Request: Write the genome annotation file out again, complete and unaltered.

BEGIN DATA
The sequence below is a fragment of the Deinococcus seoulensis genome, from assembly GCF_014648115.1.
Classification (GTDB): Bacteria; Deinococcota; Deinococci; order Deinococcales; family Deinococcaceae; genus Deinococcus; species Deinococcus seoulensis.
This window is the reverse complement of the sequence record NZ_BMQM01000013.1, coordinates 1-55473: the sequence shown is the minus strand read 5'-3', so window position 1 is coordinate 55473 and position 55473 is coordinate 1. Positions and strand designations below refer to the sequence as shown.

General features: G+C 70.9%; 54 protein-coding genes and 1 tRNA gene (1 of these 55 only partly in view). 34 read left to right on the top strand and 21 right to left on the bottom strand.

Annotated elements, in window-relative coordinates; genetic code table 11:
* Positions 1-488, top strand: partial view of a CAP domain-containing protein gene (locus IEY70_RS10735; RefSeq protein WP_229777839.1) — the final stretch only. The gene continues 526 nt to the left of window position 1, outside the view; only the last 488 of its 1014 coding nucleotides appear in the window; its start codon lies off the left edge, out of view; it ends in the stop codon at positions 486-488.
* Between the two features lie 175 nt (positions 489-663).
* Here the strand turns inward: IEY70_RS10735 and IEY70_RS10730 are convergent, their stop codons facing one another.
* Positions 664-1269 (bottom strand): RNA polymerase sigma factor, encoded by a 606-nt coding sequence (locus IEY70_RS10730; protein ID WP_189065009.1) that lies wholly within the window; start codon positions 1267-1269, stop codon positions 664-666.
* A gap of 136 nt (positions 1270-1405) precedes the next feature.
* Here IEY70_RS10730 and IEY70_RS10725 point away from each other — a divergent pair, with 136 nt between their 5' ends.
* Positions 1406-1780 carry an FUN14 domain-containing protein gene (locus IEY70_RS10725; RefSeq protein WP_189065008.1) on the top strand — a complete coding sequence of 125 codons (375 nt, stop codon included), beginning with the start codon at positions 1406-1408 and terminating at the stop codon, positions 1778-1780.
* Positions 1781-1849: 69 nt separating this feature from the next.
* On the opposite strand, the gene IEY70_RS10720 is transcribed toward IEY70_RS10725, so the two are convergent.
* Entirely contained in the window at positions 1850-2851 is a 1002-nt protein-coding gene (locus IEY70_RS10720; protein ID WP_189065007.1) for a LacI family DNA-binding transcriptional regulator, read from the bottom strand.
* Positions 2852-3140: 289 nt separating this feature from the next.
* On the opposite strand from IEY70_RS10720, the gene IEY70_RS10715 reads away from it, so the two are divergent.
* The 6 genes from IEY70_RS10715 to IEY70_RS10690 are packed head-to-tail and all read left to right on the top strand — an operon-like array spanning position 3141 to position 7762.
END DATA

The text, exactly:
The sequence below is a fragment of the Deinococcus seoulensis genome, from assembly GCF_014648115.1.
Classification (GTDB): Bacteria; Deinococcota; Deinococci; order Deinococcales; family Deinococcaceae; genus Deinococcus; species Deinococcus seoulensis.
This window is the reverse complement of the sequence record NZ_BMQM01000013.1, coordinates 1-55473: the sequence shown is the minus strand read 5'-3', so window position 1 is coordinate 55473 and position 55473 is coordinate 1. Positions and strand designations below refer to the sequence as shown.

General features: G+C 70.9%; 54 protein-coding genes and 1 tRNA gene (1 of these 55 only partly in view). 34 read left to right on the top strand and 21 right to left on the bottom strand.

Annotated elements, in window-relative coordinates; genetic code table 11:
* Positions 1-488, top strand: partial view of a CAP domain-containing protein gene (locus IEY70_RS10735; RefSeq protein WP_229777839.1) — the final stretch only. The gene continues 526 nt to the left of window position 1, outside the view; only the last 488 of its 1014 coding nucleotides appear in the window; its start codon lies off the left edge, out of view; it ends in the stop codon at positions 486-488.
* Between the two features lie 175 nt (positions 489-663).
* Here the strand turns inward: IEY70_RS10735 and IEY70_RS10730 are convergent, their stop codons facing one another.
* Positions 664-1269 (bottom strand): RNA polymerase sigma factor, encoded by a 606-nt coding sequence (locus IEY70_RS10730; protein ID WP_189065009.1) that lies wholly within the window; start codon positions 1267-1269, stop codon positions 664-666.
* A gap of 136 nt (positions 1270-1405) precedes the next feature.
* Here IEY70_RS10730 and IEY70_RS10725 point away from each other — a divergent pair, with 136 nt between their 5' ends.
* Positions 1406-1780 carry an FUN14 domain-containing protein gene (locus IEY70_RS10725; RefSeq protein WP_189065008.1) on the top strand — a complete coding sequence of 125 codons (375 nt, stop codon included), beginning with the start codon at positions 1406-1408 and terminating at the stop codon, positions 1778-1780.
* Positions 1781-1849: 69 nt separating this feature from the next.
* On the opposite strand, the gene IEY70_RS10720 is transcribed toward IEY70_RS10725, so the two are convergent.
* Entirely contained in the window at positions 1850-2851 is a 1002-nt protein-coding gene (locus IEY70_RS10720; protein ID WP_189065007.1) for a LacI family DNA-binding transcriptional regulator, read from the bottom strand.
* Positions 2852-3140: 289 nt separating this feature from the next.
* On the opposite strand from IEY70_RS10720, the gene IEY70_RS10715 reads away from it, so the two are divergent.
* The 6 genes from IEY70_RS10715 to IEY70_RS10690 are packed head-to-tail and all read left to right on the top strand — an operon-like array spanning position 3141 to position 7762.